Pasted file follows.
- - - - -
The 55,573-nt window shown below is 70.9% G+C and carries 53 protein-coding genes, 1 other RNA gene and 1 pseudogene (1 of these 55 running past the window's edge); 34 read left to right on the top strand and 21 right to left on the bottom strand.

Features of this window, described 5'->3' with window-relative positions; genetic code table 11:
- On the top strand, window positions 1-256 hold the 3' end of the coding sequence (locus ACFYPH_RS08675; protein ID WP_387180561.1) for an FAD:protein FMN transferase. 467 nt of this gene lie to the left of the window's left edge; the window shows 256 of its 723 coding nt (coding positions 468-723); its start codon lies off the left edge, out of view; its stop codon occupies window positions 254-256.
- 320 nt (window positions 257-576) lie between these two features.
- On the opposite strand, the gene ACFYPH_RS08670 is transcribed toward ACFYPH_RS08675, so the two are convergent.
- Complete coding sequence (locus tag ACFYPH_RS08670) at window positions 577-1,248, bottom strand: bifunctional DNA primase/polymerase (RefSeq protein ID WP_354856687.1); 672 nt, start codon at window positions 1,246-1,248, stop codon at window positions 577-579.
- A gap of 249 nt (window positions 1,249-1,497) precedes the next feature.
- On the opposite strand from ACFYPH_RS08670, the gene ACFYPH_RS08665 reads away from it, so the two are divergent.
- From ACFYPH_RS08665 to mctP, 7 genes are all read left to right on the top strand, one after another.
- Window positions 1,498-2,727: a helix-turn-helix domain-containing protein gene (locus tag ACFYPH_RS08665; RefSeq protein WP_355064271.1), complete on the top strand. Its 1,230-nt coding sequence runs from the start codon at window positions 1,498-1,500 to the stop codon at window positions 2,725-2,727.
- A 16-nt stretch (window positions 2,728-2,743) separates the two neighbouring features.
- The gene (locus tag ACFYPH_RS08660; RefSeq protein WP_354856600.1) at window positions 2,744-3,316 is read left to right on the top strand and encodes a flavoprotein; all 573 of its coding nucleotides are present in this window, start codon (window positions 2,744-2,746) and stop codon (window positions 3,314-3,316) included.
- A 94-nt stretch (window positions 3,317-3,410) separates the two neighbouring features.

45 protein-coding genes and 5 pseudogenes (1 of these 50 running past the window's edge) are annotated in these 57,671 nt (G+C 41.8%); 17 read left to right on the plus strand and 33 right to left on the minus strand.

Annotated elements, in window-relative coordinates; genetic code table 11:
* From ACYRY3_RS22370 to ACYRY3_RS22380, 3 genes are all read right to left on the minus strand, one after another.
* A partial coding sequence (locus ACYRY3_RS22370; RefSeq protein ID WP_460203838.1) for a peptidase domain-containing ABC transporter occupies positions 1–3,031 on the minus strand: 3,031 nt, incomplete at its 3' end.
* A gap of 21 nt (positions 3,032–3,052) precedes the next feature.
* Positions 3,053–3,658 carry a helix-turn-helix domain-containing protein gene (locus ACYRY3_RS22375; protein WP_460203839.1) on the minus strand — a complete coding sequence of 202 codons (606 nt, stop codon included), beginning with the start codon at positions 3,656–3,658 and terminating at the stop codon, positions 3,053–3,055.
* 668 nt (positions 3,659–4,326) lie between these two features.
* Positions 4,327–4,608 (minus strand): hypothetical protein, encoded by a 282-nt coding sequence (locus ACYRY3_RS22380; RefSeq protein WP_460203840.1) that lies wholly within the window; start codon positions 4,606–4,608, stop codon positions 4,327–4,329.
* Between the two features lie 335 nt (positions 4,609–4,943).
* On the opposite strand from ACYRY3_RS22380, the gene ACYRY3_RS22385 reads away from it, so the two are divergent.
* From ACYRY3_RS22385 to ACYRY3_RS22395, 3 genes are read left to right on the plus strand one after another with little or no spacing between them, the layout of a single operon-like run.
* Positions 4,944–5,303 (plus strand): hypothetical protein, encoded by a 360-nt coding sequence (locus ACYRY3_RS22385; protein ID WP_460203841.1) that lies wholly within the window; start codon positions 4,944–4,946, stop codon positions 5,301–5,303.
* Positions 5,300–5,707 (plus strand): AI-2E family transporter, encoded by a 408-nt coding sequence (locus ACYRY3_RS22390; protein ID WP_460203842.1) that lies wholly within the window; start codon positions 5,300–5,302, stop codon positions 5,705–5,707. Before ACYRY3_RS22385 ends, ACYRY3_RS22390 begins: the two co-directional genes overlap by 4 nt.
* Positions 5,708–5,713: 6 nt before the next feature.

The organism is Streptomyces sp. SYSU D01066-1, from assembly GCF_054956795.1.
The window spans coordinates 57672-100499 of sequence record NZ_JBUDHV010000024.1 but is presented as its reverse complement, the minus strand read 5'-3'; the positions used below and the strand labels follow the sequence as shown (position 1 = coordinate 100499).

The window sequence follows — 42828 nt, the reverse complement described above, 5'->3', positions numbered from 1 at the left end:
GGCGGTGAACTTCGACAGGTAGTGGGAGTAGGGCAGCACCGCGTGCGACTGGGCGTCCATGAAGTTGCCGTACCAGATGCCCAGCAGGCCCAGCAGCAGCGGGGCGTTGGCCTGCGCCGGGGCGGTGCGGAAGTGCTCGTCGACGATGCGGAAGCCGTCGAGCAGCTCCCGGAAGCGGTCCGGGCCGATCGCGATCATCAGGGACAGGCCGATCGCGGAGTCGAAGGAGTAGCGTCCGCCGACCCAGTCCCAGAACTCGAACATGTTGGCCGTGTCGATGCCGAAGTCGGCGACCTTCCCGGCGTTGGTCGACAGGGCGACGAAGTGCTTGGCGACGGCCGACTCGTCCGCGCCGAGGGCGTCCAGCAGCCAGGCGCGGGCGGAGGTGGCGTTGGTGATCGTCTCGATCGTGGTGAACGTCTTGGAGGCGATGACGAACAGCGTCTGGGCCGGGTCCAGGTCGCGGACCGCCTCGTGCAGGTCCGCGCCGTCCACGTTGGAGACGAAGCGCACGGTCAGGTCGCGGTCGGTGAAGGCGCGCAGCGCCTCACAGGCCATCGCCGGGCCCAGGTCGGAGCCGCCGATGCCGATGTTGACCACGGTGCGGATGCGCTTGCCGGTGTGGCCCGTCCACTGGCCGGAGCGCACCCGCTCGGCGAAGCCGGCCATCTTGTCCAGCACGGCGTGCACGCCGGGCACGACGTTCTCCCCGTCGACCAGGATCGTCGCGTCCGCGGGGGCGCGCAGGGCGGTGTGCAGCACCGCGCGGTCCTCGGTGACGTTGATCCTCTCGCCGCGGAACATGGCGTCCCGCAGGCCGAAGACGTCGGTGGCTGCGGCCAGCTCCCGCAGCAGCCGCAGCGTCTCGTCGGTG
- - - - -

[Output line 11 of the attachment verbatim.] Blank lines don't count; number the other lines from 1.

- A 16-nt stretch (window positions 2,728-2,743) separates the two neighbouring features.